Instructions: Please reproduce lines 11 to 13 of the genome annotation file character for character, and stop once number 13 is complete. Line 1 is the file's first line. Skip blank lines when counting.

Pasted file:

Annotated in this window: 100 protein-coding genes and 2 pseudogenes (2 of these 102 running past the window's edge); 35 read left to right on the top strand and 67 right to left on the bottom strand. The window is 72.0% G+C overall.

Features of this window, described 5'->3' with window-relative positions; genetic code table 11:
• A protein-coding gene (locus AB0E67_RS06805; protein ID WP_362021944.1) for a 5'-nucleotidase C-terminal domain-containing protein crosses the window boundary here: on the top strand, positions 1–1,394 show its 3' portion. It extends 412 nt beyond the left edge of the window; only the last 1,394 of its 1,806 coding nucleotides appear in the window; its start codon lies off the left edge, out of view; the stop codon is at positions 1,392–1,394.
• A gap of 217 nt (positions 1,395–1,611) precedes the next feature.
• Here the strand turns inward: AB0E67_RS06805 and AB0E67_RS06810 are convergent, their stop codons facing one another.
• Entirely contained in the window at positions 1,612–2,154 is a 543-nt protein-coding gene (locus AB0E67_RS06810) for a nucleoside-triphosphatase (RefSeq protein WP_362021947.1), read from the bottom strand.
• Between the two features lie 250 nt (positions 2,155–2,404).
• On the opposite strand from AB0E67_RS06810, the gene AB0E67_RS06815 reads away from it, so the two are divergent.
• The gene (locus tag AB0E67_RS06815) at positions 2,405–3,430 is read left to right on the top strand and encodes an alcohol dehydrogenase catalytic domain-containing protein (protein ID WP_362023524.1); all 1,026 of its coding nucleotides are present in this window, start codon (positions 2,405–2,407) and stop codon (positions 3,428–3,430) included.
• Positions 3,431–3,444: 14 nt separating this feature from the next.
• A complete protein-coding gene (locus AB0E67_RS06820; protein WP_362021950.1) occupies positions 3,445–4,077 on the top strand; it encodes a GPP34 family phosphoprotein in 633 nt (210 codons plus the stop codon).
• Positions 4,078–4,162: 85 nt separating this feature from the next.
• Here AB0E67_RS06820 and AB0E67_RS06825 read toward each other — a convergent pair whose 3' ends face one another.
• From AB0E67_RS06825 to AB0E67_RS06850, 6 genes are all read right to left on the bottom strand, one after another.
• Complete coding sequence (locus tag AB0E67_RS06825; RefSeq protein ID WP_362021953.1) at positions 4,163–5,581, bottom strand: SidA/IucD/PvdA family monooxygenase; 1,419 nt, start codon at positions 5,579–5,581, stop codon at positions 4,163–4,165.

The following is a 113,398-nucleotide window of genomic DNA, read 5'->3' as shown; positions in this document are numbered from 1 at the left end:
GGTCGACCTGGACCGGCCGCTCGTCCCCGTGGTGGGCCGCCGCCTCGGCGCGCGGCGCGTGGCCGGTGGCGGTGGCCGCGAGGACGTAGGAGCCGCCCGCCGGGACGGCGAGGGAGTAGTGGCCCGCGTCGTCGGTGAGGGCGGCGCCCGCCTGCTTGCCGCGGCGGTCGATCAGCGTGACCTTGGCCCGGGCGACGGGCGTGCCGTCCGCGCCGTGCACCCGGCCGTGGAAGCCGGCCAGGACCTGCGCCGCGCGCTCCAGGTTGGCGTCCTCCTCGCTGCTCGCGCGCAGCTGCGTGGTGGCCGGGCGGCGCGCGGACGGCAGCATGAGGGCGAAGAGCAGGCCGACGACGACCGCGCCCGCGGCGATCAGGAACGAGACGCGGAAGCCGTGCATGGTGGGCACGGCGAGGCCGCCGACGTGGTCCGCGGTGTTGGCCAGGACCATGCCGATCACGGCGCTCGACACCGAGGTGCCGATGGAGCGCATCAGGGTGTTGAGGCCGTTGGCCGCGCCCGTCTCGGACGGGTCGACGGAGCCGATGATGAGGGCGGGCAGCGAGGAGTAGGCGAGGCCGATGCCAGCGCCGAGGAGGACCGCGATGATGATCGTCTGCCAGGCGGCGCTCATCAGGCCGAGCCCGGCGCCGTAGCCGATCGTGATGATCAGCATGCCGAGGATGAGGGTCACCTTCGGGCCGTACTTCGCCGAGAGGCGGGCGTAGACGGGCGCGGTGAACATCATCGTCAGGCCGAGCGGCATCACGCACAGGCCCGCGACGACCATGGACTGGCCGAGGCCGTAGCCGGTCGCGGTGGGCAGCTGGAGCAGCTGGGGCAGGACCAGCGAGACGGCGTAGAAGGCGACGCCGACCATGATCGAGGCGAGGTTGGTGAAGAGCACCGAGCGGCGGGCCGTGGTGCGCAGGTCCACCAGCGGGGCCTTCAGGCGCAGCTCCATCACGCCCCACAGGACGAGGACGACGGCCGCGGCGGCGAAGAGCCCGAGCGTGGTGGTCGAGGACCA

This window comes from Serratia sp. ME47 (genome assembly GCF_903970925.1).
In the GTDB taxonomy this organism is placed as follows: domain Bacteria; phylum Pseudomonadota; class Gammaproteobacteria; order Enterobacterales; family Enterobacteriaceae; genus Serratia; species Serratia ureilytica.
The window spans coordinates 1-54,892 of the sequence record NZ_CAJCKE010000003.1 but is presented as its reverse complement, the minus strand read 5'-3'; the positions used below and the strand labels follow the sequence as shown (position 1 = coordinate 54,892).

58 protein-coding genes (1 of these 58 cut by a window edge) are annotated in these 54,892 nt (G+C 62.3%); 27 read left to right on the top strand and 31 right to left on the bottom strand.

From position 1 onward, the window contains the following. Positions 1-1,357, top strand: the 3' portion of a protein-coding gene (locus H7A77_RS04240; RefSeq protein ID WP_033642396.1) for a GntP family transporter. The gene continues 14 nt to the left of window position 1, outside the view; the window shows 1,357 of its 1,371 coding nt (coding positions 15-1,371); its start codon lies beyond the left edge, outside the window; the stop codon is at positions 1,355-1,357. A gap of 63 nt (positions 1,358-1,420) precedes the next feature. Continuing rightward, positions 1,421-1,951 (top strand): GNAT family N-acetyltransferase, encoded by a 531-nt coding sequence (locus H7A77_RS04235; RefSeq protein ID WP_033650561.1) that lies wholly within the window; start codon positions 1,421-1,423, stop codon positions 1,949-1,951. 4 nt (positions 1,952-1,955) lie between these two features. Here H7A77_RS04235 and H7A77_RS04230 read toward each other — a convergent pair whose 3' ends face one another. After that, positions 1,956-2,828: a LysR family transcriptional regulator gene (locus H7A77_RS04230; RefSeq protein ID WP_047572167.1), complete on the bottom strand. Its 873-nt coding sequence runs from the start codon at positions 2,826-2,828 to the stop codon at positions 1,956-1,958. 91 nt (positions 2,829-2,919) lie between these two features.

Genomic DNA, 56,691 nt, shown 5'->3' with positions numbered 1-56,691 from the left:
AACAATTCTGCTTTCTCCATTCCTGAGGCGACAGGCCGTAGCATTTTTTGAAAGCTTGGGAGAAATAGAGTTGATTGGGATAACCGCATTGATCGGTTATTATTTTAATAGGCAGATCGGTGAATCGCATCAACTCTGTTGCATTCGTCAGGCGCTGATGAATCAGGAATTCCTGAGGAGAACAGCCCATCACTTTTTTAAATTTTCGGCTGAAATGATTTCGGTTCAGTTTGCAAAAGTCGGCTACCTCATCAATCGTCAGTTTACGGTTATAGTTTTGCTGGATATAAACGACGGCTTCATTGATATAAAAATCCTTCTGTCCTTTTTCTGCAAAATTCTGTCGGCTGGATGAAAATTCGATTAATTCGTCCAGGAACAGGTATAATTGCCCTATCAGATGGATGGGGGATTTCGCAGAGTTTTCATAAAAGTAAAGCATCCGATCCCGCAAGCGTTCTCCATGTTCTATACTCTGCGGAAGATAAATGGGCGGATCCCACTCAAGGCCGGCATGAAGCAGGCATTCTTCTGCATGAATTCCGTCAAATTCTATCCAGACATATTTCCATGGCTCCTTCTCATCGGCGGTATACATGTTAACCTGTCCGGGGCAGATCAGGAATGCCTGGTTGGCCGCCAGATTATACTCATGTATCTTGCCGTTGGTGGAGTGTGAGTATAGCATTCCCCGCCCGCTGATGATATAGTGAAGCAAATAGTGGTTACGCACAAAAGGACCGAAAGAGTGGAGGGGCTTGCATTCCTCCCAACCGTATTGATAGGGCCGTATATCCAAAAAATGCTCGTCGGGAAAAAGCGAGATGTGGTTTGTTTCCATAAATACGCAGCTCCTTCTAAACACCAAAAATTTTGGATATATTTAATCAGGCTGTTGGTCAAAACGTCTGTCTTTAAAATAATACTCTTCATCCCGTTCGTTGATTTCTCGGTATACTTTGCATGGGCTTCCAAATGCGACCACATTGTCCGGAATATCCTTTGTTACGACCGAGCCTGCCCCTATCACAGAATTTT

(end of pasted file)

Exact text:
• A complete protein-coding gene (locus AB0E67_RS06820; protein WP_362021950.1) occupies positions 3,445–4,077 on the top strand; it encodes a GPP34 family phosphoprotein in 633 nt (210 codons plus the stop codon).
• Positions 4,078–4,162: 85 nt separating this feature from the next.
• Here AB0E67_RS06820 and AB0E67_RS06825 read toward each other — a convergent pair whose 3' ends face one another.